- Inductions, supervision and support should be ongoing to give the student the best placement experience.
- Inductions could be structured or unstructured depending on the organisation policies and procedures. There is no right or wrong way!
- Student’s need to understand what is expected of them during induction.
- If the PE is off site, there should be a clarification on the supervision times and dates.
Supervision in social work practice
- Practice Educators place varied emphasis on supervision. Some will have a structured and a more formal approach towards supervision. Others will have an informal approach.
- There is a major difference between formal supervision and unstructured contact.
- Students prefer either form of supervision as long as it supports them with their learning.
- Balance between task focus and reflection
- Using the PCF domains to structure discussion. This will ensure that the student is meeting the capabilities.
- Students report experiencing high levels of anxiety whilst in placement
- Students appreciate practical support
- Supervision needs to consider the ‘culture shock’ students can experience when first on placement
Workload on placement
- Workload should be reviewed regularly to prevent burnout. It should be noted that students on placement also have University work requirements alongside placement expectations.
- Students struggle to manage competing priorities.
- Students were also concerned about the impact of the PE’s workload on their ability to support them throughout placement effectively.
- According to Domakin (2015) unless you acknowledge the practice educator role as a protected space, the student is also not protected”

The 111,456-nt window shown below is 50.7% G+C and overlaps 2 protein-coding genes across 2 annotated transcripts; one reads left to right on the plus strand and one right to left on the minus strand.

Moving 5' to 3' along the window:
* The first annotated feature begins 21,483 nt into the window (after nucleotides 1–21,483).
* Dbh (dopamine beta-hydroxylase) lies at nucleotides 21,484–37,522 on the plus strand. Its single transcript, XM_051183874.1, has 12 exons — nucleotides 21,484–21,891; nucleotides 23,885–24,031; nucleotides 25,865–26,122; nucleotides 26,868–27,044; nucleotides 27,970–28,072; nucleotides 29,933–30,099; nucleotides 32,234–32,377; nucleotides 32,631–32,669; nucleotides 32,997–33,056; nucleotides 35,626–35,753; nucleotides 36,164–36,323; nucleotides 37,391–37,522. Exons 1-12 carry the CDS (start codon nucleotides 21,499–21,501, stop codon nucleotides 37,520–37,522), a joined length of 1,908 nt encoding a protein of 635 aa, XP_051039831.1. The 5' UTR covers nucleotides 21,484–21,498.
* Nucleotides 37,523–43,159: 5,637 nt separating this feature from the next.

Social work theory
- Practice Educators have different levels of confidence using social work theories
- Using social work theory is affected by theoretical priorities of the organisation
- Practice Educators need an up-to-date understanding of theory to help improve their practice.
- Different Practice Educators want different things from learning logs. There is no consistency. For example, how the PCF is referenced in logs, or the evidence required for each PCF domain.
- Sometimes, PE’s focus on personal reflection instead of evidencing theory and vice versa.
- Students report that Practice Educator comments on their reflective logs can often be added last minute, which reduces the efficacy of the learning experience
- Students report significant variability in their practice learning experiences, which is often down to the placement environment or personality / experience of the practice educator.
- Although there will never be one size fits all, there is a lot of variation in expectations of students.
- There is a variation on the level of support provided by practice educators.
- Practice Educators have different expectations about the workload a student should have (for example, the number of cases they hold). This can vary within organisations and teams.
- Variability in workload will ensure that the student is best prepared for work after their social work qualification.
Before you go
The relationship with a Practice Educator is pivotal in determining how students experience placements. However, there is significant variability in how Practice Educators work.
Workload pressures, both for the student, and the Practice Educator can affect the quality of learning experiences.
Personality has a significant impact on how students experience placements.